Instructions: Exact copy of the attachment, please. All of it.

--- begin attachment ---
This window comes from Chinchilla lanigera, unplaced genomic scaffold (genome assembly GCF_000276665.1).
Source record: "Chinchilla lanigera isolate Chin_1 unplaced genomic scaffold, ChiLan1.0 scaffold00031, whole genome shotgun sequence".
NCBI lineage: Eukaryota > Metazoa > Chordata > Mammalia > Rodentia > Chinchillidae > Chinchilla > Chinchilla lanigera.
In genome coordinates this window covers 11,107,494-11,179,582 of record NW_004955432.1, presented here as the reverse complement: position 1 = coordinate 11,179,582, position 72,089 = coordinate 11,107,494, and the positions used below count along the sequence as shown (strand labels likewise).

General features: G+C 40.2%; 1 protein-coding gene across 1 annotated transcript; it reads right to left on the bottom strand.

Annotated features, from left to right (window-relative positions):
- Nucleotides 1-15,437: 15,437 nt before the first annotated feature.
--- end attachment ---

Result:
This window comes from Chinchilla lanigera, unplaced genomic scaffold (genome assembly GCF_000276665.1).
Source record: "Chinchilla lanigera isolate Chin_1 unplaced genomic scaffold, ChiLan1.0 scaffold00031, whole genome shotgun sequence".
NCBI lineage: Eukaryota > Metazoa > Chordata > Mammalia > Rodentia > Chinchillidae > Chinchilla > Chinchilla lanigera.
In genome coordinates this window covers 11,107,494-11,179,582 of record NW_004955432.1, presented here as the reverse complement: position 1 = coordinate 11,179,582, position 72,089 = coordinate 11,107,494, and the positions used below count along the sequence as shown (strand labels likewise).

General features: G+C 40.2%; 1 protein-coding gene across 1 annotated transcript; it reads right to left on the bottom strand.

Annotated features, from left to right (window-relative positions):
- Nucleotides 1-15,437: 15,437 nt before the first annotated feature.